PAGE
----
Today we’ll take a look at the impact of both home prices and mortgage rates on your decision to buy a piece of property, along with the relationship they share.
Obviously, both are very important not only in terms of whether you should buy (from an investment standpoint), but also how much house you can afford.
At the moment, mortgage rates are very close to historic lows, with the popular 30-year fixed-rate mortgage averaging 4.55 percent last week, according to data from Freddie Mac.
But while rates are low, home sales are still pretty flat, thanks in part to high unemployment, a lack of consumer confidence, and perhaps inflated home prices.
Yep, even though home prices are well off their housing bubble peaks, many feel they’re still inflated.
This is made clear without the use of home price indices, fancy calculators and algorithms…just take a look at some listings and you’ll think home sellers are nuts for asking so much.
Problem is most of them are asking for prices below their mortgage balance (short sale) and still aren’t getting any bites.
You can’t really blame them, as most bought during the boom at ridiculously inflated prices or bought pre-boom, and subsequently refinanced to tap into all that wonderful home equity.
Getting back on point, home values have lost about a decade’s worth of appreciation, and are currently coupled with near-record low mortgage rates.
Home prices are predicted to be pretty flat over the next several years, but mortgage rates are expected to rise.
So should you buy now while rates are low and prices have foreseeable downward pressure, thanks to all that distressed/shadow inventory and lack of confidence?
Or should you wait it out and let home prices hit bottom first?
Well, first things first, it’s nearly impossible to buy at the bottom. Anyone will tell you this, whether it’s a home or a stock or anything else.
Predicating the absolute bottom, or even close to it, can be a tall order.
Home prices are also regional and local, so it’s not like home prices have fallen by the same amount throughout the country.
And not all home prices in the nation can be designated as cheap, average, or expensive – they vary tremendously.
At the same time, it’d be hard to argue that mortgage rates nationwide aren’t super low and only expected to rise.
All that being said, let’s take a look at a scenario where mortgage rates rise and home prices slump to see which option is more favorable.
Sales price: $400,000
Loan amount: $320,000 (20% down payment = $80,000)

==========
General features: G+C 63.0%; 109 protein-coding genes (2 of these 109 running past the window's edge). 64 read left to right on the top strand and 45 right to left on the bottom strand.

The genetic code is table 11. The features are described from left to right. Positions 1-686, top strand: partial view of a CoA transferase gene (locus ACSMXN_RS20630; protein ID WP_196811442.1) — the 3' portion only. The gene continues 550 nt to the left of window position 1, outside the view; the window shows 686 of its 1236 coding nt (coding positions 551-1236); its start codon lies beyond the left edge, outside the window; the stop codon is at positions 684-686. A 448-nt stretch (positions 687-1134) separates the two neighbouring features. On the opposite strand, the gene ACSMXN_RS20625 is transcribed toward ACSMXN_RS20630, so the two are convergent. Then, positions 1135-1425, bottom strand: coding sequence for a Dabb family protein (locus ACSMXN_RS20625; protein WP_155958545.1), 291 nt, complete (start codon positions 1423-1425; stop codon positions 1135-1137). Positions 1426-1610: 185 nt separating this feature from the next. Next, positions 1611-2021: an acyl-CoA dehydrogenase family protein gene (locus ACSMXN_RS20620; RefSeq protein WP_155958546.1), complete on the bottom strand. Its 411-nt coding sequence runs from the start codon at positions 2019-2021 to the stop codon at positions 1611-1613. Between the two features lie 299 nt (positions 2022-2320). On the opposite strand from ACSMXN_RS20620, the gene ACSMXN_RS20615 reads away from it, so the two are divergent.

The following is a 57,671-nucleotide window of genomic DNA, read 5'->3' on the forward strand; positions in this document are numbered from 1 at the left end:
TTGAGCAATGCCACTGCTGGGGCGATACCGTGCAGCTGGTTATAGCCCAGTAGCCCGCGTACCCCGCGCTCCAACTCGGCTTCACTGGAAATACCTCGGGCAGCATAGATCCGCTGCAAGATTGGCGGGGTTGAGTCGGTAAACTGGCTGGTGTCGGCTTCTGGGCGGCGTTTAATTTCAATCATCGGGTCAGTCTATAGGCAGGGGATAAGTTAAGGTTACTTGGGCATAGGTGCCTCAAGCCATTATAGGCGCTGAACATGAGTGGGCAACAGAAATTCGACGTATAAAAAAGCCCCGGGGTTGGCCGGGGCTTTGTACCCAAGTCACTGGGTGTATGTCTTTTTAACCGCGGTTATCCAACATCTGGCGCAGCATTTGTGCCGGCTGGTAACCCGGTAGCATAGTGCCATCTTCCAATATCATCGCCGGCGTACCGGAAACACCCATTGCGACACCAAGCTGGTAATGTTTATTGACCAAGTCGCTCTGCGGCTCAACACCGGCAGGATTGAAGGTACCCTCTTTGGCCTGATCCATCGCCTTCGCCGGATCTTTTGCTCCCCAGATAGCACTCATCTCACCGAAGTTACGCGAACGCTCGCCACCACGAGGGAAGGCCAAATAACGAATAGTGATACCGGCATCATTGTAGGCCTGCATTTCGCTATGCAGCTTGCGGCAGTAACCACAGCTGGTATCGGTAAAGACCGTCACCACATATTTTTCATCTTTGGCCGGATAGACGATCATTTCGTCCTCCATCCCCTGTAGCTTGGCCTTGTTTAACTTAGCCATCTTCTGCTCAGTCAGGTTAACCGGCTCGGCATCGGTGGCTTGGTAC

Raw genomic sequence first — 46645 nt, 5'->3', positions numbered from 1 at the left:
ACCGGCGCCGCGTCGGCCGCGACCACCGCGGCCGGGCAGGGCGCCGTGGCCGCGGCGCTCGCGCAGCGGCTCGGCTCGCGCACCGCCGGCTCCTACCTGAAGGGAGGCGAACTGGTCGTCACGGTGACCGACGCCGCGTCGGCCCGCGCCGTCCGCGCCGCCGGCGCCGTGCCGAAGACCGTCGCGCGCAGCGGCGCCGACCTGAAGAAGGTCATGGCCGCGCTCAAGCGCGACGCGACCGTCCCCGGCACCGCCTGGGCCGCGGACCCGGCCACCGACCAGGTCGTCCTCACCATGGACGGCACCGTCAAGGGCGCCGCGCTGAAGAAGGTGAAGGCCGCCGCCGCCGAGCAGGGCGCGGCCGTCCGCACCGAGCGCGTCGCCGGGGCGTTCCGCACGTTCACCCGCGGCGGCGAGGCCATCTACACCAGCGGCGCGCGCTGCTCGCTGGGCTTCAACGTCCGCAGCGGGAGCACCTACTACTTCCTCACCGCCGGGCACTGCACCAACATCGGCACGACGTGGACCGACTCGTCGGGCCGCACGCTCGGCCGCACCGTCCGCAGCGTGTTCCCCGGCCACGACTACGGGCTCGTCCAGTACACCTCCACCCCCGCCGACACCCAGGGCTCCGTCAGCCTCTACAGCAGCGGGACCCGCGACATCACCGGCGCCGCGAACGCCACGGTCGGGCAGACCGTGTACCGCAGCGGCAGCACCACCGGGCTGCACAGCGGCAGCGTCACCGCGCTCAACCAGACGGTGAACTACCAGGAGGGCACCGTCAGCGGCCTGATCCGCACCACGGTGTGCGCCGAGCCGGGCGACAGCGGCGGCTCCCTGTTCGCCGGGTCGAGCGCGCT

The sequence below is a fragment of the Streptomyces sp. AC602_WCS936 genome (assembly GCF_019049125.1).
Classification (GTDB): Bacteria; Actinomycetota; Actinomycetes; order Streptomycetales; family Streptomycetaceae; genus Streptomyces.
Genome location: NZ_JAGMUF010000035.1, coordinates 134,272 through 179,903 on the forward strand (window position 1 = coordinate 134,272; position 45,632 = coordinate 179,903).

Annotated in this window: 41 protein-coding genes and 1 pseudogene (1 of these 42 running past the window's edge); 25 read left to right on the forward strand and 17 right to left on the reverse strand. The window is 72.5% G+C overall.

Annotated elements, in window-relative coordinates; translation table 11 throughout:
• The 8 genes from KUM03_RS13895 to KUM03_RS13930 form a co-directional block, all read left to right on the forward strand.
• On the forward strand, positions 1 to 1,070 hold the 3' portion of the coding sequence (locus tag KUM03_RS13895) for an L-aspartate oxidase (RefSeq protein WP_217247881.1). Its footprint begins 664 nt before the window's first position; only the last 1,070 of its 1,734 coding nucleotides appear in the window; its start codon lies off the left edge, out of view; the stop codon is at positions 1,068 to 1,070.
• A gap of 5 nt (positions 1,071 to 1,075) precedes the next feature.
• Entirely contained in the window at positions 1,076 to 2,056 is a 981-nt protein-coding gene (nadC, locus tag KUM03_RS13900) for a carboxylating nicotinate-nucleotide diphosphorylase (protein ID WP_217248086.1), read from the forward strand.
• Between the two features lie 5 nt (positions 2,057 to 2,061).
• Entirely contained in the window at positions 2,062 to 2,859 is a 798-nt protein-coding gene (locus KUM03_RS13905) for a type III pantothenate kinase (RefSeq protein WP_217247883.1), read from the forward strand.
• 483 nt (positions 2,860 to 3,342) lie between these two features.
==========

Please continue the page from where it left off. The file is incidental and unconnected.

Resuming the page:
Mortgage rate: 4.50%
Mortgage payment: $1621.39
Total paid including interest: $583,700.40
Now say home prices fall 10 percent over the next year or two, while mortgage rates rise from 4.50% to 6.00%, which isn’t necessarily unlikely.
Sales price: $360,000
Loan amount: $288,000 (20% down = $72,000)
Mortgage rate: 6.00%
Mortgage payment: $1726.71
Total paid including interest: $621,615.60
As you can see, buying the home at the higher price with the lower mortgage rate results in both a lower monthly mortgage payment and significantly less interest paid throughout the loan.
That could also make qualifying easier with regard to the debt-to-income ratio requirement.
However, the down payment is $8,000 higher on the more expensive house, which could prove a barrier to homeownership if liquid assets are low.
But we’re still looking at savings of roughly $30,000 with the larger, yet lower-rate mortgage.
Hopefully this illustrates the importance of low mortgage rates. Of course, there are a ton of variables that can come into play.
Most people move or refinance their mortgages within seven years or so from the date of purchase, making the interest savings unclear.
And you can’t change what you paid for a home, whereas you can change your mortgage rate via a rate and term refinance, assuming rates improve since the time of purchase.
Now let’s discuss that relationship between mortgage rates and home prices, because it’s not what you might expect.
There’s a common thought that once interest rates rise, they’ll put downward pressure on home prices, meaning property values today could be artificially inflated based on the low interest rates available, which has somewhat increased demand.
This is a bit of a myth, and the image above kind of illustrates that, though the data might be cherry-picked to some degree.
As you can see, house prices don’t just fall when interest rates rise. If anything, the opposite has happened in the past.
Home prices and mortgage rates aren’t that closely correlated over time. In fact, mortgage interest rates may not really affect the price of housing.
In other words, home prices may rise even if mortgage rates increase, despite it being more expensive to get financing.
Well, as mentioned, both may rise in tandem, believe it or not.
This is partially because not everyone buys real estate with a mortgage, instead using cash, and also due to macroeconomic factors. If the economy is chugging along nicely, interest rates will likely rise to stem inflation concerns.
And if the economy is doing well, home prices will also be on the rise because a strong economy means more jobs, which leads to a greater number of homeowners.
A solid economy also means the lending environment will be favorable, so even if rates rise, lenders will be doling out more loans with more flexible financing options. All that can lead to more demand and higher home prices.
So don’t just assume home prices will drop if mortgage rates rise. And vice versa.
Who knows, maybe rates will stay relatively low and home prices will fall even more than expected over the next few years.